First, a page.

While Congress Evaluates Tougher DPRK Santions, Air Force Displays Force in the Region

SEOUL, South Korea (AP) — North Korean leader Kim Jong Un looked Monday to milk his country's recent nuclear test as a propaganda victory, praising his scientists and vowing more nuclear bombs a day after the U.S. flew a powerful nuclear-capable warplane close to the North in a show of force.

A standoff between the rival Koreas has deepened since last week's test, the North's fourth. Seoul on Monday continued anti-Pyongyang propaganda broadcasts across the border and announced that it will further limit the entry of South Koreans to a jointly run factory park in North Korea.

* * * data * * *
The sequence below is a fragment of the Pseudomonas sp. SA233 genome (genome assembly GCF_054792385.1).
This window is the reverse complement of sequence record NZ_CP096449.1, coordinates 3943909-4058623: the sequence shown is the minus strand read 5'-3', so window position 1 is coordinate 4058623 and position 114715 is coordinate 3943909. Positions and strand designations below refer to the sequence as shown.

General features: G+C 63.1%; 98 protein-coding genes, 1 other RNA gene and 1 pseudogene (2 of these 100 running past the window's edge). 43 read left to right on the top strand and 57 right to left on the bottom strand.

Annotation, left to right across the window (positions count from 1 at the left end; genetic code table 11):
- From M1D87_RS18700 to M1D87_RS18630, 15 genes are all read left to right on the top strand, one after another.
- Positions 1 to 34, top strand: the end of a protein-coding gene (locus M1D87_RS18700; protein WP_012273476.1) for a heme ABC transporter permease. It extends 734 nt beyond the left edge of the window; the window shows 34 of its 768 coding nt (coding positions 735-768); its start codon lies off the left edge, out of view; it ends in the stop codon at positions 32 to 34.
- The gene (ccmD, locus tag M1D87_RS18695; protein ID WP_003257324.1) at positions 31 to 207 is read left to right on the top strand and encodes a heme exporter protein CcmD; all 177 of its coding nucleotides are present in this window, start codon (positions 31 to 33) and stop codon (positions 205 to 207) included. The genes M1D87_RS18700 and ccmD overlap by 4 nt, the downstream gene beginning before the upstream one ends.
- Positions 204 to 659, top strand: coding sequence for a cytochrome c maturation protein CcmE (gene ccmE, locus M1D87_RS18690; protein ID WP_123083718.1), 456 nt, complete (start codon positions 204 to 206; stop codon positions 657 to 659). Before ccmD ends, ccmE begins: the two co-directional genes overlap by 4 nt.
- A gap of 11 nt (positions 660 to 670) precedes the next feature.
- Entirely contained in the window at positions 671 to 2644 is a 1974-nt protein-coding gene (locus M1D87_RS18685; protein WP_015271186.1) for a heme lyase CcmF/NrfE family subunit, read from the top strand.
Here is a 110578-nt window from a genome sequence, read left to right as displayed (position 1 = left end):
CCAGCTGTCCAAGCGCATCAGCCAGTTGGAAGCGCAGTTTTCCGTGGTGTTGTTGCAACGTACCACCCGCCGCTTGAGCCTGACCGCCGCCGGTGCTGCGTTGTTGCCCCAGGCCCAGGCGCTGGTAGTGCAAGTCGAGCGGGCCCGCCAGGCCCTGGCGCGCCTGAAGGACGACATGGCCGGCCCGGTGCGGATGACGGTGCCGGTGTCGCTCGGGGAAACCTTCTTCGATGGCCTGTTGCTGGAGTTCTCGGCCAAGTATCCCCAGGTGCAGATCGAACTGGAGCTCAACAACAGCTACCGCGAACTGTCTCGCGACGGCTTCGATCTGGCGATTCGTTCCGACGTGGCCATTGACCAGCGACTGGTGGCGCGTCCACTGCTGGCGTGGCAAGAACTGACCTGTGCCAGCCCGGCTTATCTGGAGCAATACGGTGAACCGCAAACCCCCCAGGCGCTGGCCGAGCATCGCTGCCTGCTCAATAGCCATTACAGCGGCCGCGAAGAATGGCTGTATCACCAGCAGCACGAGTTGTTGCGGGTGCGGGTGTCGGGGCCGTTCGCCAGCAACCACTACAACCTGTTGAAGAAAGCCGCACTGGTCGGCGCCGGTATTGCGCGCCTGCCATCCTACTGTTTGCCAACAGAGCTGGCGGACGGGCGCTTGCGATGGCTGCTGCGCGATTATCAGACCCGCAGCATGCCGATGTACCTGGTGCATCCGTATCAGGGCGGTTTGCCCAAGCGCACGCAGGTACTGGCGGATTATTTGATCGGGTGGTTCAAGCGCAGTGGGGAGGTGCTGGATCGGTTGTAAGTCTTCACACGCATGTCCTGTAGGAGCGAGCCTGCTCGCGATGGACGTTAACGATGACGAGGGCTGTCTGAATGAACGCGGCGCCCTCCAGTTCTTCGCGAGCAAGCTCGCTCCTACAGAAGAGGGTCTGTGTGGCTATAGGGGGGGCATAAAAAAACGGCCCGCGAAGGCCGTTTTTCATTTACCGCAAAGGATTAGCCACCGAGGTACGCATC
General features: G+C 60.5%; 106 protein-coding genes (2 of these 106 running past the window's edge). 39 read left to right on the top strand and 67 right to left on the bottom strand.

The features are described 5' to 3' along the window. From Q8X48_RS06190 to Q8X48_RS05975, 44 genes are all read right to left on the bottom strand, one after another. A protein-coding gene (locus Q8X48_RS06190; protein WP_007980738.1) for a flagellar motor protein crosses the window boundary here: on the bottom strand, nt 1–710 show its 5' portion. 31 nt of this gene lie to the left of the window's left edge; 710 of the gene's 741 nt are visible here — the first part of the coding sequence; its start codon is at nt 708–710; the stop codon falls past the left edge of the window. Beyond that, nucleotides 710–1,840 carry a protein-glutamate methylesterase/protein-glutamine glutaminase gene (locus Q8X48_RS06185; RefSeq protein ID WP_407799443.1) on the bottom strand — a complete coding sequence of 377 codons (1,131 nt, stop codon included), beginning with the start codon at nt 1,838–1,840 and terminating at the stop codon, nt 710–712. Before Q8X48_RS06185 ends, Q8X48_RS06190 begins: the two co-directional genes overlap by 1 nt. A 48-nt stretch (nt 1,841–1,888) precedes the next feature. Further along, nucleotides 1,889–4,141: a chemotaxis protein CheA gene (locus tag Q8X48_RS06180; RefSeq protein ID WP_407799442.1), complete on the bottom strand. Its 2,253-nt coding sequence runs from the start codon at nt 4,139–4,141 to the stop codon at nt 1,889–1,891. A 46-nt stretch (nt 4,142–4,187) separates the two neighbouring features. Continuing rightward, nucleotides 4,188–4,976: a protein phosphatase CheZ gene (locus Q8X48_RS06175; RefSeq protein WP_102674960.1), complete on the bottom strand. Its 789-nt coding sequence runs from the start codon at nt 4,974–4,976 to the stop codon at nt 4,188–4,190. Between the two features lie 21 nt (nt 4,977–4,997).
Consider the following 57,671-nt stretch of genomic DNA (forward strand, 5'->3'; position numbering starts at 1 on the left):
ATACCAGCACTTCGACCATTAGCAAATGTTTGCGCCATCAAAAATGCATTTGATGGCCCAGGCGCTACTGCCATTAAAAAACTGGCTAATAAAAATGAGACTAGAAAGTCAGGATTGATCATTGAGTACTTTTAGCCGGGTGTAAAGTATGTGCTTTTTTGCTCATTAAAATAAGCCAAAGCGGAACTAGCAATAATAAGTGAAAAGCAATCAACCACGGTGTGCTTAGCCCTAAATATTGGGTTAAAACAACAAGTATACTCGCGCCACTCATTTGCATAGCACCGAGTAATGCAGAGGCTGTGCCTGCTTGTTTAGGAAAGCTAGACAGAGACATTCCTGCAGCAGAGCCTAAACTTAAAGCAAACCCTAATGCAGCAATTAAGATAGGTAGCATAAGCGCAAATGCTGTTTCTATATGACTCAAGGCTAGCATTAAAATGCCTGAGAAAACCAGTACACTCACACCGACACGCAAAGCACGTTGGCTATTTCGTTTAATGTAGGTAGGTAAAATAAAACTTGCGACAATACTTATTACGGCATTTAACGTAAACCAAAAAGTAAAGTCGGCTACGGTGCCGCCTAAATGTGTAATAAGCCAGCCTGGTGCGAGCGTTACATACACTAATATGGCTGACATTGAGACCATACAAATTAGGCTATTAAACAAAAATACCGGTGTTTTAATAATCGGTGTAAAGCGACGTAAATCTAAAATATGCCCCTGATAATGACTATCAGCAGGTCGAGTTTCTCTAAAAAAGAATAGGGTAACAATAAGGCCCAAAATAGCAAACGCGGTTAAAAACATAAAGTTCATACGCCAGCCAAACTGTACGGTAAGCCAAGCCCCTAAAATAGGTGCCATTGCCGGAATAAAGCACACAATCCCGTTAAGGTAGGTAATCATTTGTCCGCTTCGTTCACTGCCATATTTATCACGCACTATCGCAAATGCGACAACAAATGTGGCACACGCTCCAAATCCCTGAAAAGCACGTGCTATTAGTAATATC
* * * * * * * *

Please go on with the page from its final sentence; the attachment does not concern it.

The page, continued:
Outside North Korea, Kim faces widespread condemnation and threats of heavy sanctions over the North's disputed claim of a hydrogen bomb test. Internally, however, Kim's massive propaganda apparatus has looked to link the test to Kim's leadership so as to glorify him and portray the test as necessary to combat a U.S.-led attempt to topple the North's authoritarian system.

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